Liv­ing large a small house

Winnipeg Free Press - Section G - - HOMES - By Pa­trick Langston

OT­TAWA — If small is the new nor­mal in hous­ing, as some ex­perts sug­gest, a 120-year-old for­mer barn in Ot­tawa is pos­i­tively fu­tur­is­tic. Gail McEach­ern’s house be­gan life in the 1880s as a hay barn, mor­phed into a black­smith’s shop, turned into a corner store, and now serves as her home and of­fice. Twelve feet wide, it to­tals just 600 square feet.

McEach­ern bought her tiny home in 2004. She sub­se­quently con­verted the garage into a small bed­room-bath­room-kitch­enette unit at­tached to the orig­i­nal home by a walk­way, but the ad­di­tion is used only by guests.

“I’m op­posed to large homes,” says McEach­ern, who owns Tran­si­tions in Liv­ing, which co-or­di­nates house­hold moves for se­niors. “There’s the en­vi­ron­men­tal im­pact of ex­tra en­ergy for heat­ing. It’s a tremen­dous waste of space that peo­ple just walk through.”

What’s more, big­ger homes cre­ate a sense of iso­la­tion, she says, with own­ers hav­ing to cre­ate lit­tle pock­ets of cosi­ness they could have acquired by buy­ing small in the first place. Be­sides, she adds, who needs all the ex­tra house­work that goes with a large home.

With an in­evitable en­ergy crunch com­ing down the pipe, soar­ing land costs and other fac­tors in play, smaller homes — though per­haps not quite as tiny as McEach­ern’s — loom large on the hori­zon, say many.

It’s al­ready hap­pen­ing with ur­ban con­dos which are clock­ing in at as lit­tle as 300 square feet.

“Ev­ery­one’s re­cal­i­brat­ing,” says Mar­i­anne Cusato. She’s the Florid­abased de­signer of the 1,771-square­foot, two-storey Home for the New Econ­omy that made such a splash at the In­ter­na­tional Home Builders Show in Las Ve­gas ear­lier this year.

Some­one who would have bought a 3,000-square-foot home is buy­ing 2,400; peo­ple who would have bought 2,400 are go­ing for 1,600 or 1,700. Statis­tics seem to agree. In the U.S., ac­cord­ing to the Na­tional As­so­ci­a­tion of Home Builders, the av­er­age size of a new home in 1978 was 1,750 square feet. By 2008, that had mush­roomed to 2,520 square feet. Then, last year, for the first time since 1982, the size fell to 2,480 square feet, al­though the col­lapse of the coun­try’s hous­ing mar­ket did make 2009 an un­usual year.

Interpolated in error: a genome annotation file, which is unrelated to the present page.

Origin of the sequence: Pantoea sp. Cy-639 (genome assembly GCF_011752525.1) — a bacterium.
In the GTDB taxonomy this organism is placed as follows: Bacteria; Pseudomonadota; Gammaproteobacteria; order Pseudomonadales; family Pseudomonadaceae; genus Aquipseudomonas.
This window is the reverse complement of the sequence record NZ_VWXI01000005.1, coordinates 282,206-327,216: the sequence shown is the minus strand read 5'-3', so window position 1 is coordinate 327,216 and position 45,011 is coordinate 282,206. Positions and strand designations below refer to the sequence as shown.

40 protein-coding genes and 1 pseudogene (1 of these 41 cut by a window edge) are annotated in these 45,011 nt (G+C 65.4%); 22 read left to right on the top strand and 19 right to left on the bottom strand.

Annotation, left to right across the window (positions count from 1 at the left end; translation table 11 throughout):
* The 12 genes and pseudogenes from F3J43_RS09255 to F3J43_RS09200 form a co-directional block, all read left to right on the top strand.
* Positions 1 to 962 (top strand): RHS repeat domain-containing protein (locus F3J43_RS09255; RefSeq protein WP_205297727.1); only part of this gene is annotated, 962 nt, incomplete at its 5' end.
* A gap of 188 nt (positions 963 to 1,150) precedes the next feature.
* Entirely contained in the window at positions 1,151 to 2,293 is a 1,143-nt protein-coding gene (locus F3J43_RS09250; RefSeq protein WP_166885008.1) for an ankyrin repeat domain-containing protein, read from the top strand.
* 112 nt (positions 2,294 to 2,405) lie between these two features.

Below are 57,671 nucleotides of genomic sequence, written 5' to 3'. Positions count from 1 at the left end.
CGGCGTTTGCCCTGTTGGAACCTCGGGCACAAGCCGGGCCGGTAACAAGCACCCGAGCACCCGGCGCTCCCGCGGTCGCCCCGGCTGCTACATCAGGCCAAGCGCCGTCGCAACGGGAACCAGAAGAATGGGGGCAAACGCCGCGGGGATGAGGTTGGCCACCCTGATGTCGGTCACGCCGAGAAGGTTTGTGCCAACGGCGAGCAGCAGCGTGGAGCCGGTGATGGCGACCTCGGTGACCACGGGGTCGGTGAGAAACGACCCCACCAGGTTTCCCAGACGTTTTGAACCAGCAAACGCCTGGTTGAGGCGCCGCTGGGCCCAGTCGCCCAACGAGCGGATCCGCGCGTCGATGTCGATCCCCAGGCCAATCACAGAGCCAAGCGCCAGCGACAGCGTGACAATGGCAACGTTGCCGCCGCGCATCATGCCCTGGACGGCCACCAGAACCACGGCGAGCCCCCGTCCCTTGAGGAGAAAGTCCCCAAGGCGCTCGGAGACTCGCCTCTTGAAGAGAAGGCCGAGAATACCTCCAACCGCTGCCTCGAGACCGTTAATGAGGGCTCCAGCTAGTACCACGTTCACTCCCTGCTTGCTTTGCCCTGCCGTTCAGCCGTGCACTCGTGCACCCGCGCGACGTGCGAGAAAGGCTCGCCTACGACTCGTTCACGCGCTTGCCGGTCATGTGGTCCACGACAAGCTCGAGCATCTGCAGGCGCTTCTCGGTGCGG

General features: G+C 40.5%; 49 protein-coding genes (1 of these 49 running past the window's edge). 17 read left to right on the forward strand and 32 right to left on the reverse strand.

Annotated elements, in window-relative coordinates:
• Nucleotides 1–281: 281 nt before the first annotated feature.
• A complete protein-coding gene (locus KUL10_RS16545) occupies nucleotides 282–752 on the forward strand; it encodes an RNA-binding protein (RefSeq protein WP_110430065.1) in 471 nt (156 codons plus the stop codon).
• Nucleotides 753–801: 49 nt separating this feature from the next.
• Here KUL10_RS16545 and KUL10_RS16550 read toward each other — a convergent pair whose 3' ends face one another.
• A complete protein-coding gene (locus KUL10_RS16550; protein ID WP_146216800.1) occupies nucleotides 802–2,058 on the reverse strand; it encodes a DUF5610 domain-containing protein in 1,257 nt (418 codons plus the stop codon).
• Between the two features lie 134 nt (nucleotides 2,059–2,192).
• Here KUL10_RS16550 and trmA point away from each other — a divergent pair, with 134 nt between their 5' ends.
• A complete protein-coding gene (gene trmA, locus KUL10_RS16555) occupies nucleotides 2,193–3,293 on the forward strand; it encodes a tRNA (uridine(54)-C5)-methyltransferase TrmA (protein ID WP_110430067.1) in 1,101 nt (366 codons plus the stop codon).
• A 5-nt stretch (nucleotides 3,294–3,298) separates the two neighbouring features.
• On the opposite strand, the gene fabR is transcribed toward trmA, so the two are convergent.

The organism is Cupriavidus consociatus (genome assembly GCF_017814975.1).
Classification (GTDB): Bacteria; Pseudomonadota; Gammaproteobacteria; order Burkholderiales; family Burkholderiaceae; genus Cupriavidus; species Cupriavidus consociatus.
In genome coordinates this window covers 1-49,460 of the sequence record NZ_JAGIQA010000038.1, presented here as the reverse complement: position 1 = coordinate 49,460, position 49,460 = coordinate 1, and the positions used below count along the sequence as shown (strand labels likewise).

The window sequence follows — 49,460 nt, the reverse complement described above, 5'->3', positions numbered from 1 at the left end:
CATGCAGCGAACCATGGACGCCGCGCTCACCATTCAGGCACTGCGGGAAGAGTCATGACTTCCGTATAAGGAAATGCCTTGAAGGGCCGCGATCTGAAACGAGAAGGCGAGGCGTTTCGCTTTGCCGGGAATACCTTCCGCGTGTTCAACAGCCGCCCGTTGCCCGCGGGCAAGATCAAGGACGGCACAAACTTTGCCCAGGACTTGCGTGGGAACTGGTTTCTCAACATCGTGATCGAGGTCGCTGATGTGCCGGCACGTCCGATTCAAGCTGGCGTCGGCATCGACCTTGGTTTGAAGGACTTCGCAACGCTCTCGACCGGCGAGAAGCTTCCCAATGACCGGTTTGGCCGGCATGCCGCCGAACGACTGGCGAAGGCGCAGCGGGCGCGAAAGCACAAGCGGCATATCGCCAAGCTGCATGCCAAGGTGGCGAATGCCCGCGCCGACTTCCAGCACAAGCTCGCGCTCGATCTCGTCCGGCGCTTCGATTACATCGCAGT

U.S. builders, how­ever, say they plan to fo­cus on smaller homes this year. Canada does not col­lect such statis­tics, but where the ele­phant leads, we of­ten fol­low.

Cusato sells plans for her Home for the New Econ­omy for $750 at www. NewE­con­o­my­ She’s also had so much suc­cess with the Ka­t­rina Cot­tage — the low-cost, 350-square­foot mid­get orig­i­nally de­signed for vic­tims of hur­ri­cane Ka­t­rina — that she’s cur­rently work­ing up a slightly larger ver­sion for colder cli­mates.

Ac­cord­ing to Cusato, ever-big­ger homes, ap­peal­ing for their airi­ness and light, were a re­ac­tion to the of­ten­dark ranch homes and boxy split-lev­els of the 1950s and 60s. How­ever, low en­ergy costs, cheap land and a per­verse hunger to keep up with Jone­ses meant that, be­fore you could say Topsy, homes were be­com­ing un­wieldy cas­tles in far-flung com­mu­ni­ties. The only way to dif­fer­en­ti­ate McMan­sions, she says, is by adding on more.